well be inconsistent with the retirement patterns of older cohorts. 

On the minus side, what are these people going to do?  Longevity is increasing, health care costs are ballooning and the government continues to ignore the fiscal issues we face down the road with Social Security and Medicare.  The old line used to be "Son, get a job."  Now it may need to become "Dad, get a job." 

Tuesday, April 10, 2012

What? Another minimum wage increase in the works?

So says today's NYT.  Massachusetts legislators are pushing for $10/hour; pols in Conn., Ill., NJ, and NY are also promoting the idea.  Democrats in Congress have their fingers in the wind to see which way it is blowing. 

You do not need rocket-science economics to understand why this is happening: there is an election this fall and after years of wage stagnation, some voters will respond approvingly.  The question I always ask minimum wage proponents is this: why stop at $10/hour?  Why not make the minimum wage $25/hour or higher so that all workers could have a middle class standard of living?  Or at least those workers who still have jobs.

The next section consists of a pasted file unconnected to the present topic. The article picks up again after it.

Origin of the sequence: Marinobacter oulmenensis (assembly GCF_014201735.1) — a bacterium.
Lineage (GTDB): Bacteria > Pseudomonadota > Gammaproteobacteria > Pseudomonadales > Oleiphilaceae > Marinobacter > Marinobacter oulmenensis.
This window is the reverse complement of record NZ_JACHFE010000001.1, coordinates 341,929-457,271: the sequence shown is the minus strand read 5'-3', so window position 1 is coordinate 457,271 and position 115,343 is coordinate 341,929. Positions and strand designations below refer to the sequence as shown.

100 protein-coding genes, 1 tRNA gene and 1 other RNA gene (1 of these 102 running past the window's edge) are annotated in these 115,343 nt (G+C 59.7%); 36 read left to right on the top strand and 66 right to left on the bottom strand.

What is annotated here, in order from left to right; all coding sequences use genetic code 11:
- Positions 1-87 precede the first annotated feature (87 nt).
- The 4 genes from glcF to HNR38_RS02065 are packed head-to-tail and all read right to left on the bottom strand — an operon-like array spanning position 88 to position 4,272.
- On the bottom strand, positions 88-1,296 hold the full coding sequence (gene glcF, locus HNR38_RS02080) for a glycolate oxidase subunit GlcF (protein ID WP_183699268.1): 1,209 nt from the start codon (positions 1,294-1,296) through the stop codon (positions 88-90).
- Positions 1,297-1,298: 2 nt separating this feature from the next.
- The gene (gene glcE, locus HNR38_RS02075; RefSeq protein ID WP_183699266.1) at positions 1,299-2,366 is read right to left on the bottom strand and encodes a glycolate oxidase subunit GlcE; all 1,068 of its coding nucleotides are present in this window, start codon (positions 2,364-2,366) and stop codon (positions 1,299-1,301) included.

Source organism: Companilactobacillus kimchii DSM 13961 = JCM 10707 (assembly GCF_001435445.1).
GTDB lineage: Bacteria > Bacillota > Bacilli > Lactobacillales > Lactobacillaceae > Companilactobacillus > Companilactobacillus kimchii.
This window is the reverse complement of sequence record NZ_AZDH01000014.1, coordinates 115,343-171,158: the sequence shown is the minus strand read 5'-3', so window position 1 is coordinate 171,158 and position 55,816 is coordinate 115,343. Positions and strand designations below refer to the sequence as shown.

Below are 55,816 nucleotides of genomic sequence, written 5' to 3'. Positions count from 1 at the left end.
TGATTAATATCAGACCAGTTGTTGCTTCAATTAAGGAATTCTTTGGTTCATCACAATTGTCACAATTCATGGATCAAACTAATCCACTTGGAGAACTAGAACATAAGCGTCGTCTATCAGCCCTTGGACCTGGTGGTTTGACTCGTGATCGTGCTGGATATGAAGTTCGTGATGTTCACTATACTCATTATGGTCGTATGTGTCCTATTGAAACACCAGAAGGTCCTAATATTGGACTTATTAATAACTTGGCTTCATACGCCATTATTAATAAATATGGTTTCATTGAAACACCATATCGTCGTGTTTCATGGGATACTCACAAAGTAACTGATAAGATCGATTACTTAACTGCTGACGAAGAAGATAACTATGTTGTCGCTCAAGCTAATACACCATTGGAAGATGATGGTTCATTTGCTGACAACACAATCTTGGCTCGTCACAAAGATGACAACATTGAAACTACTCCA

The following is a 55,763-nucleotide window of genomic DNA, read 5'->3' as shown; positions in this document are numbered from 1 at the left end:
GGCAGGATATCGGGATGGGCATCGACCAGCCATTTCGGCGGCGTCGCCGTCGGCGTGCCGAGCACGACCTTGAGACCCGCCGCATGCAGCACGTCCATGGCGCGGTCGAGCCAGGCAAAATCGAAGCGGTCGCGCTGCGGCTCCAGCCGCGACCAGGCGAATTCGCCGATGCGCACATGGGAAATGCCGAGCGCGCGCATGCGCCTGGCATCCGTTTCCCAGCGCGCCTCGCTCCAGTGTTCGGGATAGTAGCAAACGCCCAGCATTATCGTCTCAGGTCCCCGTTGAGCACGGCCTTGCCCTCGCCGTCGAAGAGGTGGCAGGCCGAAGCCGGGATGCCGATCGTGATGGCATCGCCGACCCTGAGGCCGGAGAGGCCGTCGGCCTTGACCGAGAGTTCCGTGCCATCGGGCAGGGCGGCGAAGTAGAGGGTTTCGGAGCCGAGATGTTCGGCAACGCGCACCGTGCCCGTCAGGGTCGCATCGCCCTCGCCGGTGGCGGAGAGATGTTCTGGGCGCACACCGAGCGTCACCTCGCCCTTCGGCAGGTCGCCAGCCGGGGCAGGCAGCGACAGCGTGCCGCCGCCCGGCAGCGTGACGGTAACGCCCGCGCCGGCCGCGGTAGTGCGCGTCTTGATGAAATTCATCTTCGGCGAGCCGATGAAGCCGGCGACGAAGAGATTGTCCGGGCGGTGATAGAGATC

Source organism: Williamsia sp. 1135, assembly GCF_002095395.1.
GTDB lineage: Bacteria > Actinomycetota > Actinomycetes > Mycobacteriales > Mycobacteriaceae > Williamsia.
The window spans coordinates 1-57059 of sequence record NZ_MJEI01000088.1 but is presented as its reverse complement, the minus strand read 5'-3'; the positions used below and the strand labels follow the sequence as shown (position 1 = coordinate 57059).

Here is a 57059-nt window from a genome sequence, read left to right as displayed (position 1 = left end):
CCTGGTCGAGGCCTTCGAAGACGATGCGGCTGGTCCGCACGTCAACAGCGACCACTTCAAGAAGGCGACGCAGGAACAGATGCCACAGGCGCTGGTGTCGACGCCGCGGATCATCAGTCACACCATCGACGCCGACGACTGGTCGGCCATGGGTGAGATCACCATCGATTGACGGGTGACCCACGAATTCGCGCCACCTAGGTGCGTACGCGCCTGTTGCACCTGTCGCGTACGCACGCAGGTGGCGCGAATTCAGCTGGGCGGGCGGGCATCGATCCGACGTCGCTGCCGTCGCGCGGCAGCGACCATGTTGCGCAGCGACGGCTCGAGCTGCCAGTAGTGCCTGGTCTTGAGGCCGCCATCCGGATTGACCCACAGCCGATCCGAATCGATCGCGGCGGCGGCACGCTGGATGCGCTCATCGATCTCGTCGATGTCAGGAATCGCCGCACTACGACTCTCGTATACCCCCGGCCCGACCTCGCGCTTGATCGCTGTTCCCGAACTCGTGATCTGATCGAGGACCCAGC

Monday, April 2, 2012

Feldstein on inflation risk

Great article by Harvard's Marty Feldstein on the pressures facing the Fed to stimulate the economy while keeping inflation in check.  The Fed has flooded the banking system with liquidity.  So far banks have sat on their excess reserves and received 0.25% interest from the Fed.  But at some point, Feldstein argues, banks will start loaning these funds out to households and businesses.  Even though unemployment remains over 8 percent, Feldstein is concerned about capacity constraints. 

Half of the unemployed have been out of work for a year or more; there is a significant risk that the long-term unemployed will not be reabsorbed into the labor market very quickly.  Feldstein's fear: the unemployment rate gets stuck at 7.5 percent, causing Congress to press the Fed to keep the stimulus going at a time when all the excess money in circulation starts leading to higher prices. The Fed has never injected this much liquidity into financial markets before; will the Fed know when and how to remove the excess liquidity?